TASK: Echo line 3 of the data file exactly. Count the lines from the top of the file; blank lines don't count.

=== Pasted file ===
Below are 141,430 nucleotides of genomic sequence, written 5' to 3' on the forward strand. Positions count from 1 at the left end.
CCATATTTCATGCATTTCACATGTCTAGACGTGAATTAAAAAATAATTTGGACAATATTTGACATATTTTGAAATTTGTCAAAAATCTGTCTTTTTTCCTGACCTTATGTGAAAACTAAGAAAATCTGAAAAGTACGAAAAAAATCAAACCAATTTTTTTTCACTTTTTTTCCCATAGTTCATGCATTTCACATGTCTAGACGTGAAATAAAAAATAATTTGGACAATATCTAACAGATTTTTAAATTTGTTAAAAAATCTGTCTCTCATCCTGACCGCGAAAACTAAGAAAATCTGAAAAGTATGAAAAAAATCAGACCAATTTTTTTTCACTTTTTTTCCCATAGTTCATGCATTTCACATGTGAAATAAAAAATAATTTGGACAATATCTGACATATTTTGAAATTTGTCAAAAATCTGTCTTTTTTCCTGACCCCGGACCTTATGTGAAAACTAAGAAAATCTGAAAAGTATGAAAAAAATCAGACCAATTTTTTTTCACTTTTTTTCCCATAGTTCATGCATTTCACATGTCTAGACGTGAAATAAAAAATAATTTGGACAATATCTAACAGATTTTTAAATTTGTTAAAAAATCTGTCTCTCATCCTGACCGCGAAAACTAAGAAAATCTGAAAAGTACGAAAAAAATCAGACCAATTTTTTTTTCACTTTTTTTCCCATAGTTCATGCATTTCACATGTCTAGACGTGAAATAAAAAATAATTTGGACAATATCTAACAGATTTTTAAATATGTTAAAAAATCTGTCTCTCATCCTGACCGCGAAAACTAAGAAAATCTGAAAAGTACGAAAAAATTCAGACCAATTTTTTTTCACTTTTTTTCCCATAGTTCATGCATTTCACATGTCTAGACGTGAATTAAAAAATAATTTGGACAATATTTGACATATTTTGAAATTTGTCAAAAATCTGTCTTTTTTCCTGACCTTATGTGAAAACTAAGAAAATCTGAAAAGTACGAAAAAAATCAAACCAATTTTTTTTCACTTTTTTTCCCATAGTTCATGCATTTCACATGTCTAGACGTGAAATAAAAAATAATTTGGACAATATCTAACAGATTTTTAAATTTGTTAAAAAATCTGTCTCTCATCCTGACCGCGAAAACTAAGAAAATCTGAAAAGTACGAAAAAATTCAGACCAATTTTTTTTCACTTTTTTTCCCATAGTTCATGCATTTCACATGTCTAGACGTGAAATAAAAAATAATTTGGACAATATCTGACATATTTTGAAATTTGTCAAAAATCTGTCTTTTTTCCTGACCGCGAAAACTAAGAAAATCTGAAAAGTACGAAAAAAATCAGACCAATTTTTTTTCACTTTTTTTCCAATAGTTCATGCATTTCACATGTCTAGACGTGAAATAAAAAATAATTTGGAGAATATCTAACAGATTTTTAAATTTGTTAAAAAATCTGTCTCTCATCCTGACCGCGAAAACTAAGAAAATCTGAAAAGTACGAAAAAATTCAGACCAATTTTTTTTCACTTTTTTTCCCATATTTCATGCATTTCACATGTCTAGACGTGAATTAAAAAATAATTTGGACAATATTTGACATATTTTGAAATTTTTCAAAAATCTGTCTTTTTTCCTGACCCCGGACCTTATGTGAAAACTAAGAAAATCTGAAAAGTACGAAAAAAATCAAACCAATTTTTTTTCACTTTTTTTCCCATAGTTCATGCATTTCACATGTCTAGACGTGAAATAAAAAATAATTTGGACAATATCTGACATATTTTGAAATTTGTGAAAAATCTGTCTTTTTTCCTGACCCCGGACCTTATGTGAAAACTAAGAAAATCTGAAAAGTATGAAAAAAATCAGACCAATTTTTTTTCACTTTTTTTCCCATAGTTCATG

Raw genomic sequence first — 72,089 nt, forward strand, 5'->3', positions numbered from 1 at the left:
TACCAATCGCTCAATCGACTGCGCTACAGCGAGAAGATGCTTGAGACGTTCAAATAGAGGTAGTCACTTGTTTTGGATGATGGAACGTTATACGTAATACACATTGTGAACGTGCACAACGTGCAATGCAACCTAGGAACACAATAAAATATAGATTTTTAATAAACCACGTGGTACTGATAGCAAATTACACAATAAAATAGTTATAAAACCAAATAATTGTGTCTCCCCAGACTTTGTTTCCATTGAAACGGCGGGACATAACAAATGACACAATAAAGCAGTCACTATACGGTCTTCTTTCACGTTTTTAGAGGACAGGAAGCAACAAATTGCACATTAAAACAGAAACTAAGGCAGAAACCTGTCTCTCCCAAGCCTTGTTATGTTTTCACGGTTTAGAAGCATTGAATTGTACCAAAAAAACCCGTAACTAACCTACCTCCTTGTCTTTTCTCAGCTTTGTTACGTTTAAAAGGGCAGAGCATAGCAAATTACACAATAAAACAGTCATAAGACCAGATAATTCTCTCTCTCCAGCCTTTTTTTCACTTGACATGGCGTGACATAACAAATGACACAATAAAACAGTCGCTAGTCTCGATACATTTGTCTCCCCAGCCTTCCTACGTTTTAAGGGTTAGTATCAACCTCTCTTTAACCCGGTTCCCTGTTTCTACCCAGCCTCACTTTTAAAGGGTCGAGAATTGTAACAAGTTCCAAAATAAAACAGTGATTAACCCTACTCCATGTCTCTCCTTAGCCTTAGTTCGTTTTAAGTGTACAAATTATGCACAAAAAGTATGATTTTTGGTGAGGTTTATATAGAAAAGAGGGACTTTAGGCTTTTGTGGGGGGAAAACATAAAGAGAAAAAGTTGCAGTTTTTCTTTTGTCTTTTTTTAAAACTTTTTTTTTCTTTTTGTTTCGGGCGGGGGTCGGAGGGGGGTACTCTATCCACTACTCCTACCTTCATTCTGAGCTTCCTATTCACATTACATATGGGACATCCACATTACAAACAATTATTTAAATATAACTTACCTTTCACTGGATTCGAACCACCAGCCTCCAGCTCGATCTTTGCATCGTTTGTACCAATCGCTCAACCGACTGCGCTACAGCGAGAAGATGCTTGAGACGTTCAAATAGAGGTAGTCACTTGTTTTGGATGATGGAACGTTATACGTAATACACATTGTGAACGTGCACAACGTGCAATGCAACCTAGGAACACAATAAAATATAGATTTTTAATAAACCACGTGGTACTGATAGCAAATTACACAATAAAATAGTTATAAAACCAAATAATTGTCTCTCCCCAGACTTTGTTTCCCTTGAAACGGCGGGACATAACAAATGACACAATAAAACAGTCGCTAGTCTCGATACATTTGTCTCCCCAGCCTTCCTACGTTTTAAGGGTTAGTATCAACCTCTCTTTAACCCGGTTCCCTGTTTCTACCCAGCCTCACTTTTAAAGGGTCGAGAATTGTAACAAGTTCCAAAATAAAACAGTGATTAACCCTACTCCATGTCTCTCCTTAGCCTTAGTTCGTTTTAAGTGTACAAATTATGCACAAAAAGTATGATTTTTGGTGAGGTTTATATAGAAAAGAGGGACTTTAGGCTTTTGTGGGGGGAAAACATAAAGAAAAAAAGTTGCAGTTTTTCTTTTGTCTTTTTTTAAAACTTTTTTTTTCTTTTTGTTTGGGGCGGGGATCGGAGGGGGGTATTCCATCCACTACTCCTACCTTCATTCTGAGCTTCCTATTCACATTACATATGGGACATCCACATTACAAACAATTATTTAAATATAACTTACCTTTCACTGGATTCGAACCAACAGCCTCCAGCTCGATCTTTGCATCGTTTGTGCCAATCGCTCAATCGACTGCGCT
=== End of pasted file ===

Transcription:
Raw genomic sequence first — 72,089 nt, forward strand, 5'->3', positions numbered from 1 at the left: